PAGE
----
A Case of Cerebral Malaria on Board a Troopship

G. D. S. Briggs
1946 BMJ (Clinical Research Edition)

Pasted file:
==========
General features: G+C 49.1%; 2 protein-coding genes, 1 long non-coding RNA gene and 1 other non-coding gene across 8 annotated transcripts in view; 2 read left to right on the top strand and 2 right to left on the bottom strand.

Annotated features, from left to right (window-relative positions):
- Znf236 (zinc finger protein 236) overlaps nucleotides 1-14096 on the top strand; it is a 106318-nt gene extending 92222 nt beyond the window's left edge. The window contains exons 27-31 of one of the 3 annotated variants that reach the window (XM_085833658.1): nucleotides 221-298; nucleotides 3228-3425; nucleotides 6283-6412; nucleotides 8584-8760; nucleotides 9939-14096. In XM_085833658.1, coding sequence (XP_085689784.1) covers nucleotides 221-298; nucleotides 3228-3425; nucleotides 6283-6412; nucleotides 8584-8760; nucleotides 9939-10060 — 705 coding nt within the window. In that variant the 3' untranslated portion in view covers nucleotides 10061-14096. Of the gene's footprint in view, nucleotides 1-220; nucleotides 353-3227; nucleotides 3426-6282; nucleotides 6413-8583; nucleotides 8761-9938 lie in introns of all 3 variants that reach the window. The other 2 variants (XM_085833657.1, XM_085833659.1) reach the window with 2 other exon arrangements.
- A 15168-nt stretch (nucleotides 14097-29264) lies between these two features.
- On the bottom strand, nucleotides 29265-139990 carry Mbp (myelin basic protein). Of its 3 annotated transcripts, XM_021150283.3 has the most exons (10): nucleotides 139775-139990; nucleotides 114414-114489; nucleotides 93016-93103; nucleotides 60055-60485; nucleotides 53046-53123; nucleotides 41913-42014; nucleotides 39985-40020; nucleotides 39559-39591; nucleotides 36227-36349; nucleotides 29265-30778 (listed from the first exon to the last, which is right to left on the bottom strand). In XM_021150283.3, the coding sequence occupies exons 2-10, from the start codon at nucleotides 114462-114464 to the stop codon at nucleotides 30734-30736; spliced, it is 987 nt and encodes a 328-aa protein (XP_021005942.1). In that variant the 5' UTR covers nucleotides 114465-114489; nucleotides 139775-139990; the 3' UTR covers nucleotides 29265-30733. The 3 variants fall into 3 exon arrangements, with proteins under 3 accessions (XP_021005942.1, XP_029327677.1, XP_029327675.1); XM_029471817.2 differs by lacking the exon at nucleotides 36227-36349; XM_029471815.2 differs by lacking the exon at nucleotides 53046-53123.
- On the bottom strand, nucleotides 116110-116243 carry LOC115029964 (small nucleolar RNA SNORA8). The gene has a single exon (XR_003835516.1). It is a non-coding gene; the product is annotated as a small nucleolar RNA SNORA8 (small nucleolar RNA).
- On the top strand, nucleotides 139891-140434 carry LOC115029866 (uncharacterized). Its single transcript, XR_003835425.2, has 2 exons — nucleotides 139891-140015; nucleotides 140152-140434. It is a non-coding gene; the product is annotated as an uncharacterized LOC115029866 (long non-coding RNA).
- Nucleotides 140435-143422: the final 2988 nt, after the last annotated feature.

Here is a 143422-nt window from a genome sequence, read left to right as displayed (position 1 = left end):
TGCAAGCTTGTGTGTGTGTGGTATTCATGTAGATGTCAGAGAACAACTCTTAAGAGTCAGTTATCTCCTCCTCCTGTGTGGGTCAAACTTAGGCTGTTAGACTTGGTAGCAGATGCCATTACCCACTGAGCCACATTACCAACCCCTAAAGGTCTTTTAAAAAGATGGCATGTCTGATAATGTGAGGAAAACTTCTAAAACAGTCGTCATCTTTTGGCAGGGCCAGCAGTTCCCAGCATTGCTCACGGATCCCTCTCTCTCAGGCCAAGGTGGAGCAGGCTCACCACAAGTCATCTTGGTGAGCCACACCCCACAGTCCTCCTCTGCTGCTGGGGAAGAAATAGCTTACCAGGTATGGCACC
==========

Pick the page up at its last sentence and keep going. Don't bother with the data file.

Since 1920 about one case of mammary haemangioma a year has been reported, in approximately equal numbers of cavernous and capillary types, and with evidence of malignancy in eight of these. Menville and Bloodgood (1933) describe eight examples, only one of which was malignant, in 3,000 consecutive breast neoplasms examined histologically. As probably all angiomata, but not all carcinomata, would be examined, this may well be too high a proportion. This is the only case treated at Charing Cross